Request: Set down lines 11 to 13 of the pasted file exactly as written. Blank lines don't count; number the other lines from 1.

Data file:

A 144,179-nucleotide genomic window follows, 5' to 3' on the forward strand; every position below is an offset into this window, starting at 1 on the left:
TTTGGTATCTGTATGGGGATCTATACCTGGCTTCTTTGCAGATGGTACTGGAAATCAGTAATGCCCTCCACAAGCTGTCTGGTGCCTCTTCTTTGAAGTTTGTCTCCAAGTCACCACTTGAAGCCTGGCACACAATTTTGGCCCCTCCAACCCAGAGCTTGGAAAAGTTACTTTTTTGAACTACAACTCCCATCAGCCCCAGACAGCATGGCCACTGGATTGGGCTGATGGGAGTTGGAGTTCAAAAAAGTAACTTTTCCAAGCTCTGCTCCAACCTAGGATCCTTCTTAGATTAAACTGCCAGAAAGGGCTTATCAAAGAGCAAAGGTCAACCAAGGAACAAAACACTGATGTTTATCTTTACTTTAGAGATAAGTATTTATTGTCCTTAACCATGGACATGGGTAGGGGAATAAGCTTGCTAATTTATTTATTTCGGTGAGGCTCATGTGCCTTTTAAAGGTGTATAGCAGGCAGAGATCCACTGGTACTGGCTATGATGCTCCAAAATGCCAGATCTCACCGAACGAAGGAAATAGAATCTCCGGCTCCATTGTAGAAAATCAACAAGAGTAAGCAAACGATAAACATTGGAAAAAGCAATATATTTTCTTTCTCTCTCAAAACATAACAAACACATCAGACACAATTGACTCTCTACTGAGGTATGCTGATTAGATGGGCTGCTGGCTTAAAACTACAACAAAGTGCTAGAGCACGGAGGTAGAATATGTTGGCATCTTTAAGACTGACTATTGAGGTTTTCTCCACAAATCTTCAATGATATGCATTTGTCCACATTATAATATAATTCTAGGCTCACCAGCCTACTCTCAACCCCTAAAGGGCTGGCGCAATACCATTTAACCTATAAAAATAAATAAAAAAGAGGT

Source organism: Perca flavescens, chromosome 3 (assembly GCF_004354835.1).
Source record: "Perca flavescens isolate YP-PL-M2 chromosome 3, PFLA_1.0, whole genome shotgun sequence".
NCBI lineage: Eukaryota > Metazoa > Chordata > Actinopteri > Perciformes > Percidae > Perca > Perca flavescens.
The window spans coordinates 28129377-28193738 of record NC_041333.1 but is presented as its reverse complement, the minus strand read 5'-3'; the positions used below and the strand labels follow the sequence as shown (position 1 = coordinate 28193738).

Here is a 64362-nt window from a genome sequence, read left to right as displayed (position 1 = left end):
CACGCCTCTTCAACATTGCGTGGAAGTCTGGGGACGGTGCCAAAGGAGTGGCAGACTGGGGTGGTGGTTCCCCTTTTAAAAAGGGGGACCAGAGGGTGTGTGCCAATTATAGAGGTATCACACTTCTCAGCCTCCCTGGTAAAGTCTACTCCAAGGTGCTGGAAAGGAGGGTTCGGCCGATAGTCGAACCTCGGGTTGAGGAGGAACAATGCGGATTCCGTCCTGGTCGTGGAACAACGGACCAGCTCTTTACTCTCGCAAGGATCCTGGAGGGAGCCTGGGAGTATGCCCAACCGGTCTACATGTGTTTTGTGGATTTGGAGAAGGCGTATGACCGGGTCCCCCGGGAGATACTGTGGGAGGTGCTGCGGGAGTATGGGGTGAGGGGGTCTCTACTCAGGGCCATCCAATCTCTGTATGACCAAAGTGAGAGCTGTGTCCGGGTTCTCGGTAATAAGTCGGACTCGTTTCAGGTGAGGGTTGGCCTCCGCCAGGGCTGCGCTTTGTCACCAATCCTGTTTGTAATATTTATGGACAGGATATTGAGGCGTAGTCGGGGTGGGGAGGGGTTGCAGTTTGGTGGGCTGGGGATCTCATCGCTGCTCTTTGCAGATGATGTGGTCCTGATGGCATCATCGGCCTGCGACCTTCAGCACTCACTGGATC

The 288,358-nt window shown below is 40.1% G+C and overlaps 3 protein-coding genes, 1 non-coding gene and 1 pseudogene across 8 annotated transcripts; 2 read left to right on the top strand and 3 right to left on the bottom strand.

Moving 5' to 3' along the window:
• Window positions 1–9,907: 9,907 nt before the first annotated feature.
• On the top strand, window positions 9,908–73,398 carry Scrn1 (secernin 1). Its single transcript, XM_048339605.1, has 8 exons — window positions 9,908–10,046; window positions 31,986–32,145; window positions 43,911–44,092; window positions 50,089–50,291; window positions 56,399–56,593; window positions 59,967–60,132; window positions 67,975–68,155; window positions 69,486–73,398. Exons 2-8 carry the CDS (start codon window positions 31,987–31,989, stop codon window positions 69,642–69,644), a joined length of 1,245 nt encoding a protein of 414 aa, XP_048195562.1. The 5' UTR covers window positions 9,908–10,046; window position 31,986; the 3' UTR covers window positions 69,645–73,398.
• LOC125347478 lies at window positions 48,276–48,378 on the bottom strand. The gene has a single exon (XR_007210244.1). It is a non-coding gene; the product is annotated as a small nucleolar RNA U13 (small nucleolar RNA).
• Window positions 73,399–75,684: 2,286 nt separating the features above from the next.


• Window positions 1–9,907: 9,907 nt before the first annotated feature.
• On the top strand, window positions 9,908–73,398 carry Scrn1 (secernin 1). Its single transcript, XM_048339605.1, has 8 exons — window positions 9,908–10,046; window positions 31,986–32,145; window positions 43,911–44,092; window positions 50,089–50,291; window positions 56,399–56,593; window positions 59,967–60,132; window positions 67,975–68,155; window positions 69,486–73,398. Exons 2-8 carry the CDS (start codon window positions 31,987–31,989, stop codon window positions 69,642–69,644), a joined length of 1,245 nt encoding a protein of 414 aa, XP_048195562.1. The 5' UTR covers window positions 9,908–10,046; window position 31,986; the 3' UTR covers window positions 69,645–73,398.
• LOC125347478 lies at window positions 48,276–48,378 on the bottom strand. The gene has a single exon (XR_007210244.1). It is a non-coding gene; the product is annotated as a small nucleolar RNA U13 (small nucleolar RNA).